The cohort gathers in front of the Museum of Memory and Human Rights in Santiago, Chile.

The cohort gathers in front of the Museum of Memory and Human Rights in Santiago, Chile.

This summer, 20 students from the Boston College School of Social Work and the Pontifica Universidad Catόlica de Chile (UC) convened in Santiago, Chile for a novel course on community development.

Community Development for Innovation: The Chilean Contextfocused on deepening its students’ understandings of the tools and strategies needed to effectively launch innovative practices within various aspects of program development. And by doing this work against the backdrop of the current social innovation environment in Chile, students also learned to implement culturally relevant contextual analysis into the task of mobilizing community members to innovate.

“The trip to Chile exceeded expectations,” said Stephanie Berzin, Co-Director for the Center for Social Innovation at BCSSW, and the lead professor on the course. “Our students shined as they connected to the culture, collaborated with the PUC students, and worked to help change the lives of youth in the city through field work and consultation with local agencies.”

“This course is really about integrating two cultures and their differing points of view towards finding a solution to a complex problem,” added Chabeli Nadal, Assistant Director of the International Doctoral Program, who co-taught the course. “It’s designed to push the students to explore their own beliefs, biases, and culture in order to better understand new communities. The hope is that, in the end, this will help to build budding social workers who are better equipped to serve our increasingly diverse societies.”

The specific project taken on by the team from BCSSW and UC centered around the growing population of NiNis in Chile’s capital city, a term that refers to young Chileans in Santiago who are neither pursuing opportunities in higher education, nor at work (ni estudia, ni trabaja in Spanish). Local agencies worked directly with the BC and UC cohort, including: the Fundación San Carlos de Maipo, Liceo 110 José María Caro, Centro Yunus, Crea Equidad, and Corporación Moviliza. The group was tasked with three major assignments: to learn who the NiNis are, figure out ways to locate them, and then develop potential interventions to help them to make positive decisions about their futures. The group is in the process of filing a final report with recommendations. A couple of the recommendations that will be addressed in more detail include:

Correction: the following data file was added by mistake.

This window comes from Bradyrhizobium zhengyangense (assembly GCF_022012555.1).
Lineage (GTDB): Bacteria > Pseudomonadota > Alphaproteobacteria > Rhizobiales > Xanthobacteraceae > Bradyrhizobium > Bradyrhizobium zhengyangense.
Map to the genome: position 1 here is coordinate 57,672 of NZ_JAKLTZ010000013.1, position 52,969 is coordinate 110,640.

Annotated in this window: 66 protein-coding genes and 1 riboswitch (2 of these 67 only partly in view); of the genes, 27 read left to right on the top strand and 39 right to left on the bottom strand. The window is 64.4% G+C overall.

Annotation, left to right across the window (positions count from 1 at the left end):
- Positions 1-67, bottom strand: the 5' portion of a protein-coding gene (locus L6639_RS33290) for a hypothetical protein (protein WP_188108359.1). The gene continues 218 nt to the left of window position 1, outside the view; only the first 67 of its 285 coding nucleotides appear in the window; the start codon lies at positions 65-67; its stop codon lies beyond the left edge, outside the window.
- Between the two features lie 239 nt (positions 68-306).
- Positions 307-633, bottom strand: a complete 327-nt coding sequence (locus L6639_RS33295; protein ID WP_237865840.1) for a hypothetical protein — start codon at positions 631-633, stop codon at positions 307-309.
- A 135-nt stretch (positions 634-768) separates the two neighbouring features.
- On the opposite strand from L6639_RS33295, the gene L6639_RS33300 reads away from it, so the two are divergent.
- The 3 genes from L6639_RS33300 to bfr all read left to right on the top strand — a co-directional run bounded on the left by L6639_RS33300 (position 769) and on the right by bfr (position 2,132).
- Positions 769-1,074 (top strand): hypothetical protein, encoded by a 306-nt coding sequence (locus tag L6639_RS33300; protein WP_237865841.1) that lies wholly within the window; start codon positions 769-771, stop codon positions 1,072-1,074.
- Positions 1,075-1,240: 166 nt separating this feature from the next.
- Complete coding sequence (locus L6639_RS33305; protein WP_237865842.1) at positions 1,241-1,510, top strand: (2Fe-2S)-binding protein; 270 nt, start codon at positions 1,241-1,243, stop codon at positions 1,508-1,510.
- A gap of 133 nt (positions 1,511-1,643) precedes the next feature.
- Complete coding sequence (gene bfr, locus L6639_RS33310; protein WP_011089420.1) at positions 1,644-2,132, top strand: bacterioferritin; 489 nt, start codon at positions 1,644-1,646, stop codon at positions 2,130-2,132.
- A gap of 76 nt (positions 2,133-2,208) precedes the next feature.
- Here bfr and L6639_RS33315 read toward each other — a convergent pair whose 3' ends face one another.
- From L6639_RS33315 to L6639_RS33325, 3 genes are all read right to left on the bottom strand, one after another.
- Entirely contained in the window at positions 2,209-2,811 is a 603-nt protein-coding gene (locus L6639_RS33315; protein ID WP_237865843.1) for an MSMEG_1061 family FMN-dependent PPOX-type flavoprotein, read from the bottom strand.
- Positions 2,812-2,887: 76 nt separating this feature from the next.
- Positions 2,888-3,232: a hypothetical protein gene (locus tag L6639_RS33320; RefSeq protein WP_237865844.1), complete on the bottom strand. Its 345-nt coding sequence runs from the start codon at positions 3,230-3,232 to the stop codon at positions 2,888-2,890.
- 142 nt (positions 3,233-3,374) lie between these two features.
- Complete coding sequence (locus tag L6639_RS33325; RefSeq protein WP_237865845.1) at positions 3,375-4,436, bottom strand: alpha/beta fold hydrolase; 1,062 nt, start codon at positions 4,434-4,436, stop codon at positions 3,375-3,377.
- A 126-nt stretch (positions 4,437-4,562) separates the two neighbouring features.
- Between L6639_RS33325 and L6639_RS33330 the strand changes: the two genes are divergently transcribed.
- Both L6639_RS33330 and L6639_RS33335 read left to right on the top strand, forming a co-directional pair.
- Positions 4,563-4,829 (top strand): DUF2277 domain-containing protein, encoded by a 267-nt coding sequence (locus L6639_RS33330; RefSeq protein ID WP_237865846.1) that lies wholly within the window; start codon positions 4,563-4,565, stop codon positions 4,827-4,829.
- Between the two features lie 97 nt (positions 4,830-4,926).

• Vis-à-vis learning who the NiNis are and locating them: Hire community organizers to enter prisons, plazas, and skateparks to build relationships with NiNis.
  • With regards to intervention: Change the support system for teachers and administrators, to better engage youth and gain their participation in the Communities That Care model, through more focused intervention.

While the project itself was eye-opening, students from both Santiago and Boston said that perhaps the most enlightening moments during class took place through conversations with their colleagues from the other side of the Equator.

“One of the most enriching aspects of the course was that we were able to learn how social work functions in Chile, within the midst of an existing organization,” said rising 2nd year Boston College MSW student Bridget Miller. “It was eye-opening to see how the field aligns with, and differs from, what we experience here in the United States.”

“I believe the experience of working with the BC students was profoundly enriching for me, it helped me to see things from a different perspective,” added UC student Danae Fuenes Calderon. “I believe that in contrast to Chileans, they were able to focus on finding solutions when we see ourselves as being overwhelmed by the problem.

“I believe the most important lesson from this experience is that we should always look farther than the barriers which we make for ourselves, there are always solutions, there is always hope, we only need to open our eyes a little.”